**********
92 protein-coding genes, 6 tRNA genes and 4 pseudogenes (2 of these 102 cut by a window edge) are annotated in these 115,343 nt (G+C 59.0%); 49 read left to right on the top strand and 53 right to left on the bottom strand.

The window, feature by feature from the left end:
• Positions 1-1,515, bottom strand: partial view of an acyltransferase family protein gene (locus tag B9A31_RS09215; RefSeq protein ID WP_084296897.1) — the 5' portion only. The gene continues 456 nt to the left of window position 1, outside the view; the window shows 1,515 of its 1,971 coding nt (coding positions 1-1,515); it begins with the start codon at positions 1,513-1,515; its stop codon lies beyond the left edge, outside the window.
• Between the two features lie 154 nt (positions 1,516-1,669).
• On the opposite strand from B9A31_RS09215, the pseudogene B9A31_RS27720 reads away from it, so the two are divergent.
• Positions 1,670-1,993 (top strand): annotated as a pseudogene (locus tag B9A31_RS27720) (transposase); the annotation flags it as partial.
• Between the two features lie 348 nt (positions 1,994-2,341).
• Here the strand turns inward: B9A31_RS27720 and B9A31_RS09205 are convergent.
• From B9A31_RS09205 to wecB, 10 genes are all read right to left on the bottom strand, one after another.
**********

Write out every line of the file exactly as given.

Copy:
92 protein-coding genes, 6 tRNA genes and 4 pseudogenes (2 of these 102 cut by a window edge) are annotated in these 115,343 nt (G+C 59.0%); 49 read left to right on the top strand and 53 right to left on the bottom strand.

The window, feature by feature from the left end:
• Positions 1-1,515, bottom strand: partial view of an acyltransferase family protein gene (locus tag B9A31_RS09215; RefSeq protein ID WP_084296897.1) — the 5' portion only. The gene continues 456 nt to the left of window position 1, outside the view; the window shows 1,515 of its 1,971 coding nt (coding positions 1-1,515); it begins with the start codon at positions 1,513-1,515; its stop codon lies beyond the left edge, outside the window.
• Between the two features lie 154 nt (positions 1,516-1,669).
• On the opposite strand from B9A31_RS09215, the pseudogene B9A31_RS27720 reads away from it, so the two are divergent.
• Positions 1,670-1,993 (top strand): annotated as a pseudogene (locus tag B9A31_RS27720) (transposase); the annotation flags it as partial.
• Between the two features lie 348 nt (positions 1,994-2,341).
• Here the strand turns inward: B9A31_RS27720 and B9A31_RS09205 are convergent.
• From B9A31_RS09205 to wecB, 10 genes are all read right to left on the bottom strand, one after another.